UChicago prides itself on theory-based education. As the saying here goes: “That's all well and good in practice…but how does it work in theory?” But, what if you actually want to put a theory into practice? What if you have the next Great Idea that could potentially revolutionize an industry or the world? Fortunately, UChicago Career Advancement and the Polsky Center for Entrepreneurship and Innovation have teamed up to give undergraduates the opportunity to help bridge that gap between theory and practice. Both the New Venture Challenge (NVC) and the newly formed College New Venture Challenge (CNVC) allow students to get a hands-on approach to the world of business.
Celebrating its 20th anniversary this year, the NVC is a UChicago business launch program designed to help UChicago students turn ideas into viable businesses. Recognized as the top university accelerator program in the country, NVC has helped create over 100 startups that continue to operate today. Some of the more well-known companies include GrubHub (an online food delivery service), Braintree (an online payment platform used by companies like Uber and Airbnb), and LuminAID (a manufacturer of solar powered inflatable light packs).
At its core, the NVC is a competition. The premise is simple: create a viable business plan for a startup that has the potential to have a positive financial and/or social impact. Students are encouraged to team up with other students, alumni, and even people not affiliated with the University. The finalist teams compete for $500,000 in prize money and in-kind services to further their businesses. Along the way, alumni mentors provide guidance and support to students by teaching classes on how to create and maintain a start-up after it takes off.
Although the majority of NVC participants are Booth students, undergraduate students have also been actively involved in the program. Just ask Ruslan Shchetinin, a current second-year in the College, who joined an NVC team as a first-year. Shchetinin brought his passion for medicine, business, and technology to the startup company Rogerina, which was created by Dr. John Alverdy, the Executive Vice Chair of the Department of Surgery here at UChicago Medicine. The company is a collaborative learning platform for surgeons to share and develop innovative surgical techniques. Through a structured and peer-reviewed surgical video library, which will allow surgeons across the world will be able to learn new techniques from experts.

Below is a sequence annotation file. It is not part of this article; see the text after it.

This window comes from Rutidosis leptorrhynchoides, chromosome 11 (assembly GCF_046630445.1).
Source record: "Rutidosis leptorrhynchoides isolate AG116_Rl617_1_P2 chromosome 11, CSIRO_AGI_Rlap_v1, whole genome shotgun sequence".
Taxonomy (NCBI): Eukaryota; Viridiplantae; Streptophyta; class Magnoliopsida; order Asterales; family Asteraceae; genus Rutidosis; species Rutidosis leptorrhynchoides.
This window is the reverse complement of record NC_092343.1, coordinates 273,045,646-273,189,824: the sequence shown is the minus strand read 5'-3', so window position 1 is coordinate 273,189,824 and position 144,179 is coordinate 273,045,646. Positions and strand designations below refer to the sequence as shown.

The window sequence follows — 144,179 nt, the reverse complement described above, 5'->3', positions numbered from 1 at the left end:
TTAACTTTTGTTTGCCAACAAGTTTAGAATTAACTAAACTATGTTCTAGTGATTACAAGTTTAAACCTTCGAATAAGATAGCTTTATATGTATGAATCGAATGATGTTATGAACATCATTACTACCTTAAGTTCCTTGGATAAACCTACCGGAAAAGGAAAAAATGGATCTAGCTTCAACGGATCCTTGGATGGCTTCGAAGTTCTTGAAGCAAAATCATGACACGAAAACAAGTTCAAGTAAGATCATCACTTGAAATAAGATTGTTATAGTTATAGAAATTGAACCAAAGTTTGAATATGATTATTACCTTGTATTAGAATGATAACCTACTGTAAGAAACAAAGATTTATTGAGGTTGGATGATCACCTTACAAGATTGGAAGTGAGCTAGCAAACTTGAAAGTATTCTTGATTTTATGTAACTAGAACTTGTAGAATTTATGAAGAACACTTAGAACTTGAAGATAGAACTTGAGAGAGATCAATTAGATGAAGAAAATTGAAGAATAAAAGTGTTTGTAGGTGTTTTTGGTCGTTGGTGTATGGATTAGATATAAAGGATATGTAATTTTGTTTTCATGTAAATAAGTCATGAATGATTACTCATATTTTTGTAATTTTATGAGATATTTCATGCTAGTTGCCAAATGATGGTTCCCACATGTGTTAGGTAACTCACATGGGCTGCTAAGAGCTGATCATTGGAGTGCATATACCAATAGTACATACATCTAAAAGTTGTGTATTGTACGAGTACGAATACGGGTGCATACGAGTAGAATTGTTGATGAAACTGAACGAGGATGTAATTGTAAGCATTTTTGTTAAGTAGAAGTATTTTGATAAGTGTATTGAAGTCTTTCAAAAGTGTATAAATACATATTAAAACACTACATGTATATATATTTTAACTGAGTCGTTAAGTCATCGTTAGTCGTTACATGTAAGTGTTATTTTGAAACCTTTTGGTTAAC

The company, still in its development phase, has benefited greatly from the NVC process. Each startup presents its business plan to a panel of judges, which is composed of alumni from the business world with experience creating new companies. NVC aims to reflect the real world of business; students present a plan as if they were trying to sell a product to real investors. Judges then critique the presentation and offer advice on how to improve. “As a first year, it was an interesting experience diving into the startup world,” says Shchetinin. “I was helping create 25-page business plans and getting up there, performing in front of a lot of people.”